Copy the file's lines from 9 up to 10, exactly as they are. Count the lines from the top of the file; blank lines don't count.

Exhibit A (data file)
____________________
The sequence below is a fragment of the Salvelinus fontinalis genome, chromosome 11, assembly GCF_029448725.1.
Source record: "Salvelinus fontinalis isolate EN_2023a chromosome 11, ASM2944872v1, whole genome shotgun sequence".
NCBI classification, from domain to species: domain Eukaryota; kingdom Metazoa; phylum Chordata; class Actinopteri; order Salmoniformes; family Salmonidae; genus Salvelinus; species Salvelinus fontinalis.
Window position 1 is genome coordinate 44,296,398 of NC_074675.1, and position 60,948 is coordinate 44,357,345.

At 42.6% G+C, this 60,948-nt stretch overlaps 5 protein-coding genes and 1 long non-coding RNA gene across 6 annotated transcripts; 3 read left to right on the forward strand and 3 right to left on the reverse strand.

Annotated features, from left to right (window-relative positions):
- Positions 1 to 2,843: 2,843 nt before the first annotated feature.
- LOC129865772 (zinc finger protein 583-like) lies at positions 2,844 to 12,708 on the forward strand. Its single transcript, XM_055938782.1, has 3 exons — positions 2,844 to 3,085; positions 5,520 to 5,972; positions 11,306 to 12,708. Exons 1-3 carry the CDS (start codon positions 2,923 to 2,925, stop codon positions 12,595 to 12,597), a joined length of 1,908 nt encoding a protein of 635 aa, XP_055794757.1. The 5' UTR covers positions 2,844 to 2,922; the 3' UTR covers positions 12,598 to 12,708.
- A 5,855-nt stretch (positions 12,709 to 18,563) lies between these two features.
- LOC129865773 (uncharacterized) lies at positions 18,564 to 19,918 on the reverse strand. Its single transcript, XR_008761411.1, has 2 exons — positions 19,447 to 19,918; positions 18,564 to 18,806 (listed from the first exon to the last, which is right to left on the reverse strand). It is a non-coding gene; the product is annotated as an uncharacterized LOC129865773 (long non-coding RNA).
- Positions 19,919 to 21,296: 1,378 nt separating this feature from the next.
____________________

- A 5,855-nt stretch (positions 12,709 to 18,563) lies between these two features.
- LOC129865773 (uncharacterized) lies at positions 18,564 to 19,918 on the reverse strand. Its single transcript, XR_008761411.1, has 2 exons — positions 19,447 to 19,918; positions 18,564 to 18,806 (listed from the first exon to the last, which is right to left on the reverse strand). It is a non-coding gene; the product is annotated as an uncharacterized LOC129865773 (long non-coding RNA).